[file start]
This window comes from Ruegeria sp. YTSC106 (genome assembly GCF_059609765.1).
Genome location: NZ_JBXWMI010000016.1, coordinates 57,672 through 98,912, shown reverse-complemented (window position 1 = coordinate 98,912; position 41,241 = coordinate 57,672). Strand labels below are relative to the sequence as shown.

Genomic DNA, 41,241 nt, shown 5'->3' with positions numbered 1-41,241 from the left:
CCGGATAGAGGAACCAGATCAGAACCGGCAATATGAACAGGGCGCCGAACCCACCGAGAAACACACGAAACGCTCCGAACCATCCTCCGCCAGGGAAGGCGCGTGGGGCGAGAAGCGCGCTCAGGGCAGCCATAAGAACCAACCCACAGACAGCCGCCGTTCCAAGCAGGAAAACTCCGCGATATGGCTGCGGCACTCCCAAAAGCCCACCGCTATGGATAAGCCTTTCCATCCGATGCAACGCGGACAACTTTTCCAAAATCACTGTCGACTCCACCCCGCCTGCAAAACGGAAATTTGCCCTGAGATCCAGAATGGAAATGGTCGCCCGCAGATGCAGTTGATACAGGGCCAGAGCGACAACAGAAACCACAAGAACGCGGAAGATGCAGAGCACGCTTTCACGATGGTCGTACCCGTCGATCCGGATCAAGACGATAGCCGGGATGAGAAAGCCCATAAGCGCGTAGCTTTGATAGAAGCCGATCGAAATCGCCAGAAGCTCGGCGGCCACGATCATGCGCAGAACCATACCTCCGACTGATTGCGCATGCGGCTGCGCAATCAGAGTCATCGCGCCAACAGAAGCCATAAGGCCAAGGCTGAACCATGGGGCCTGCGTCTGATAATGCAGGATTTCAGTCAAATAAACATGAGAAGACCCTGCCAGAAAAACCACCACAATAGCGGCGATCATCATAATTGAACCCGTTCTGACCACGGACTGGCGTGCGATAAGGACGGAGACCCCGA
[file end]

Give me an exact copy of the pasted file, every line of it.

This window comes from Ruegeria sp. YTSC106 (genome assembly GCF_059609765.1).
Genome location: NZ_JBXWMI010000016.1, coordinates 57,672 through 98,912, shown reverse-complemented (window position 1 = coordinate 98,912; position 41,241 = coordinate 57,672). Strand labels below are relative to the sequence as shown.

Genomic DNA, 41,241 nt, shown 5'->3' with positions numbered 1-41,241 from the left:
CCGGATAGAGGAACCAGATCAGAACCGGCAATATGAACAGGGCGCCGAACCCACCGAGAAACACACGAAACGCTCCGAACCATCCTCCGCCAGGGAAGGCGCGTGGGGCGAGAAGCGCGCTCAGGGCAGCCATAAGAACCAACCCACAGACAGCCGCCGTTCCAAGCAGGAAAACTCCGCGATATGGCTGCGGCACTCCCAAAAGCCCACCGCTATGGATAAGCCTTTCCATCCGATGCAACGCGGACAACTTTTCCAAAATCACTGTCGACTCCACCCCGCCTGCAAAACGGAAATTTGCCCTGAGATCCAGAATGGAAATGGTCGCCCGCAGATGCAGTTGATACAGGGCCAGAGCGACAACAGAAACCACAAGAACGCGGAAGATGCAGAGCACGCTTTCACGATGGTCGTACCCGTCGATCCGGATCAAGACGATAGCCGGGATGAGAAAGCCCATAAGCGCGTAGCTTTGATAGAAGCCGATCGAAATCGCCAGAAGCTCGGCGGCCACGATCATGCGCAGAACCATACCTCCGACTGATTGCGCATGCGGCTGCGCAATCAGAGTCATCGCGCCAACAGAAGCCATAAGGCCAAGGCTGAACCATGGGGCCTGCGTCTGATAATGCAGGATTTCAGTCAAATAAACATGAGAAGACCCTGCCAGAAAAACCACCACAATAGCGGCGATCATCATAATTGAACCCGTTCTGACCACGGACTGGCGTGCGATAAGGACGGAGACCCCGA